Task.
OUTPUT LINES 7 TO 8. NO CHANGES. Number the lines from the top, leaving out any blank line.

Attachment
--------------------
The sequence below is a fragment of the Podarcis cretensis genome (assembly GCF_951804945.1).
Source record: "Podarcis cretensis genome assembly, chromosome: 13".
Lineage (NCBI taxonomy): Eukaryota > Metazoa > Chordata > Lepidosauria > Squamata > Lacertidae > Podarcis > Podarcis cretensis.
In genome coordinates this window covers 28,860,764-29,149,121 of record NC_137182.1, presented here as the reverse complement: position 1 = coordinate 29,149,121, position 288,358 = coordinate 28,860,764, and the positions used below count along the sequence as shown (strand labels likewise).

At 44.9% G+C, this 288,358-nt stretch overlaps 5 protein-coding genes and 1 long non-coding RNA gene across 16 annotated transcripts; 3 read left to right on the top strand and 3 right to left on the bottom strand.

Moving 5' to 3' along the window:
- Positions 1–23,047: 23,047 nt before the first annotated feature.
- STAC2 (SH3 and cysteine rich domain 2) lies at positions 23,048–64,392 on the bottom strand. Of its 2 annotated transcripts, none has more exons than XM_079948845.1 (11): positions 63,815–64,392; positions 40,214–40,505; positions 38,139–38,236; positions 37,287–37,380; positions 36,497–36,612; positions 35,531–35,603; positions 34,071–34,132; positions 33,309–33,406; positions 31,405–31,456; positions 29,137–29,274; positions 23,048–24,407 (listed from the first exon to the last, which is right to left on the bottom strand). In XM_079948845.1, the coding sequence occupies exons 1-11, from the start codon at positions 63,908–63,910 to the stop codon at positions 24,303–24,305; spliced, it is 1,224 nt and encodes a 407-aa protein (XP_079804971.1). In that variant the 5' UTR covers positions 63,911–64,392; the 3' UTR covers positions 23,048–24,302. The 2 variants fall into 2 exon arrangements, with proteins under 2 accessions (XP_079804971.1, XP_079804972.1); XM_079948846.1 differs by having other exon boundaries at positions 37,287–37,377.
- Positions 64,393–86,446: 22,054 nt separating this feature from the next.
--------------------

- Positions 1–23,047: 23,047 nt before the first annotated feature.
- STAC2 (SH3 and cysteine rich domain 2) lies at positions 23,048–64,392 on the bottom strand. Of its 2 annotated transcripts, none has more exons than XM_079948845.1 (11): positions 63,815–64,392; positions 40,214–40,505; positions 38,139–38,236; positions 37,287–37,380; positions 36,497–36,612; positions 35,531–35,603; positions 34,071–34,132; positions 33,309–33,406; positions 31,405–31,456; positions 29,137–29,274; positions 23,048–24,407 (listed from the first exon to the last, which is right to left on the bottom strand). In XM_079948845.1, the coding sequence occupies exons 1-11, from the start codon at positions 63,908–63,910 to the stop codon at positions 24,303–24,305; spliced, it is 1,224 nt and encodes a 407-aa protein (XP_079804971.1). In that variant the 5' UTR covers positions 63,911–64,392; the 3' UTR covers positions 23,048–24,302. The 2 variants fall into 2 exon arrangements, with proteins under 2 accessions (XP_079804971.1, XP_079804972.1); XM_079948846.1 differs by having other exon boundaries at positions 37,287–37,377.